The Evolution Control Committee (The ECC) is an experimental music band based in Columbus, Ohio. The ECC was founded by Mark Gunderson (a.k.a. TradeMark G.) in Columbus, in 1986. They create music that falls within the borders of the sound collage genre, as it typically uses uncleared and illegal samples from various sources as a form of protest against copyright law. The ECC also produces numerous audio experiments, such as the disfiguring of compact discs in live performance, known as "CDestruction", and has produced a few video works as well, ranging from re-edited 50's corporate shorts to a Teddy Ruxpin reciting the works of William S. Burroughs. Other activities include culture jamming.
They are one of the pioneers of the mash-up or bootleg, where two or more songs are mixed together into a new track. According to Neil Strauss in the New York Times, "...many musical observers trace the official beginnings of the British bootleg scene to The Evolution Control Committee, which in 1993 mixed a Public Enemy a cappella with music by Herb Alpert." These are the now-classic "Public Enemy/Whipped Cream Mixes", with Public Enemy's inflammatory raps, "By the Time I Get To Arizona" and "Rebel Without a Pause" overdubbed onto instrumentals by Herb Alpert and the Tijuana Brass.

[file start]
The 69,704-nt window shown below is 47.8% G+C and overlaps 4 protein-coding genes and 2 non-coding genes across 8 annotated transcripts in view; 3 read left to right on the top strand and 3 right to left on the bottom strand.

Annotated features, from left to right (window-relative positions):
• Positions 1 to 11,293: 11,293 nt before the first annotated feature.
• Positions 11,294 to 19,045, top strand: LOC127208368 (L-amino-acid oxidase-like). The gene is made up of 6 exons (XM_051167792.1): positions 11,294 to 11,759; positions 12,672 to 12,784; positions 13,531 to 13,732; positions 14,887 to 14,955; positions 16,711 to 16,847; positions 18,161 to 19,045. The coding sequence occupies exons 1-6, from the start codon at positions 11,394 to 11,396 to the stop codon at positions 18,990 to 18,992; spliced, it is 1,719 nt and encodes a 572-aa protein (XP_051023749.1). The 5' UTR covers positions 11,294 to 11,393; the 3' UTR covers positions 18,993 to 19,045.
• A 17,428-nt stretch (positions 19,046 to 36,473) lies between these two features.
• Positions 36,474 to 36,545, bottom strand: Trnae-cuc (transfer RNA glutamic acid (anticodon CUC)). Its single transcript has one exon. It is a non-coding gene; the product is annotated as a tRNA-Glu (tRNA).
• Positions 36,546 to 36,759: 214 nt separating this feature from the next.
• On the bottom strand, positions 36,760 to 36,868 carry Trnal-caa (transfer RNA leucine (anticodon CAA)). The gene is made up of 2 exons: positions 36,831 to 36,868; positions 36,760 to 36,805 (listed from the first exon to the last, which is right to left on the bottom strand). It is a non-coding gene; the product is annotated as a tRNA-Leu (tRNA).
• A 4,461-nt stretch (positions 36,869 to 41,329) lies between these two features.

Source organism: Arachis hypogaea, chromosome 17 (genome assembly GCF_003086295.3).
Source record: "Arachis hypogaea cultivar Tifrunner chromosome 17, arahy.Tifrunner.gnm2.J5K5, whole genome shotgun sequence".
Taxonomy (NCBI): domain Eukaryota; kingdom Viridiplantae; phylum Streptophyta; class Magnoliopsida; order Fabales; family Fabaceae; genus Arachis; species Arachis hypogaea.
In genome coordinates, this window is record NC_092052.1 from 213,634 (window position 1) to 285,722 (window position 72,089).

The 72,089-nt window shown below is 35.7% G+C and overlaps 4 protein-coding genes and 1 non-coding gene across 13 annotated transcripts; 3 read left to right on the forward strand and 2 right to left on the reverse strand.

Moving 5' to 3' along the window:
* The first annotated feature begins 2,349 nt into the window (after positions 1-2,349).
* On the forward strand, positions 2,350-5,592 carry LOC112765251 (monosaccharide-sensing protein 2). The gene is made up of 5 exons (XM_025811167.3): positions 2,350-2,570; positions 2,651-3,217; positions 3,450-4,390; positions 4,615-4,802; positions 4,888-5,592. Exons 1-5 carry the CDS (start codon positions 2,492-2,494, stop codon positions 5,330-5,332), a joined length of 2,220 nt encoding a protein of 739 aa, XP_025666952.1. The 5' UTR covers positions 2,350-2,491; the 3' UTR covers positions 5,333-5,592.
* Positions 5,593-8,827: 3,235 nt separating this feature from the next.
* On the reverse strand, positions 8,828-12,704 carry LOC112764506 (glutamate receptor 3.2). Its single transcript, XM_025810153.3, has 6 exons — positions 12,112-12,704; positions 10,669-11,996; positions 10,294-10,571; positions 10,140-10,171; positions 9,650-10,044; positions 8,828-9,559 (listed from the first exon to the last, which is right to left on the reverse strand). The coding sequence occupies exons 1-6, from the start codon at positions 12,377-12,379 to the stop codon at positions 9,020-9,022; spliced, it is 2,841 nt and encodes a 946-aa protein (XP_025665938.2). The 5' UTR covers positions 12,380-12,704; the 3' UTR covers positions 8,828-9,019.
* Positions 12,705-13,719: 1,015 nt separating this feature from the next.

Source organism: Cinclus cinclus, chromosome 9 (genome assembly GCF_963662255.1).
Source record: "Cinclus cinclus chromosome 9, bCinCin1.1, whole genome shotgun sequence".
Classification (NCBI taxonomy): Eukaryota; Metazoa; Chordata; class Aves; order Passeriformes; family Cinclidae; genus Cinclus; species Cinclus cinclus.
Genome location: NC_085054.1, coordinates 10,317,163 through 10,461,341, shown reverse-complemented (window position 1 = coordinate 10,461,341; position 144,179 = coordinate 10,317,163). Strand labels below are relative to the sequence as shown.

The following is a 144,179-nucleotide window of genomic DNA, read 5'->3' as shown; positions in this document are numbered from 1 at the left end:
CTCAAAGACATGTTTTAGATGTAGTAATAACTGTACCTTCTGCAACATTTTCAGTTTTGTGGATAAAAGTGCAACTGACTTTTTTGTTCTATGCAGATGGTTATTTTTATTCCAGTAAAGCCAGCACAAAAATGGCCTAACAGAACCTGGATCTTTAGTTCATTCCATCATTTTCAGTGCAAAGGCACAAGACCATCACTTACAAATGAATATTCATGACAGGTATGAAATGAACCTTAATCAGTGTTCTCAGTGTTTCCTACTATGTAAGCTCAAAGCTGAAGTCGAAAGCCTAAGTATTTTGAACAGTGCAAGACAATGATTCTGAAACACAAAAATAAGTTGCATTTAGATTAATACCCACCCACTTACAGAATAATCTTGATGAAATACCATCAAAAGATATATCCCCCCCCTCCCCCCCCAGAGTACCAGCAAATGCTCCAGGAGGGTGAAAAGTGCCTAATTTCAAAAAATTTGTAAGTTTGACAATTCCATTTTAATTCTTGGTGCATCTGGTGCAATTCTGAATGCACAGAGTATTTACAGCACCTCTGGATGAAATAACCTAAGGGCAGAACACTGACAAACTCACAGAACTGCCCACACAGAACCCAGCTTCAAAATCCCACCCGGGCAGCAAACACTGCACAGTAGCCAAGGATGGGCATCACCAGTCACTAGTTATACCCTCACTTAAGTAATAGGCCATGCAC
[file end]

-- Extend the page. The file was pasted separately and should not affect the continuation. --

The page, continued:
The ECC wrote "Rocked by Rape," consisting of samples of Dan Rather's deadpan delivery describing various atrocities over looped riffs from AC/DC's "Back in Black." This work brought legal threats against The ECC by CBS, but by 2003, CBS appeared to have dropped the issue. "Rocked by Rape" was nationally broadcast on NPR's All Things Considered in 2000. It was even played at a roast for Rather, which was later broadcast on C-SPAN.
Since 2000, Gunderson has performed his works on stage through an electronic instrument of his own invention: "The Thimbletron." It is made of a pair of gloves with ten thimbles attached at the ends of the fingers, which are then wired to a laptop computer. As the thimbles are touched together, the laptop in turn plays a different sound sample. Gunderson claims that the device uses "thimbletronium energy" and warns that "thimbletronic radiation can leak unexpectedly due to a mishap during a live performance. The audience is advised to attend Thimbletron performances at their own risk." Gunderson has also modified a bread toaster in a similar fashion, with each depression of a lever playing a sample.
The Thimbletron has been largely retired in public performances in favor of the Wheel of Mashup, in which audience members come up on stage and spin a wheel to randomly select the music and vocals to be combined. These are then mashed together in real time using the VidiMasher 3000, a large rear-projected touch screen used to control Ableton Live.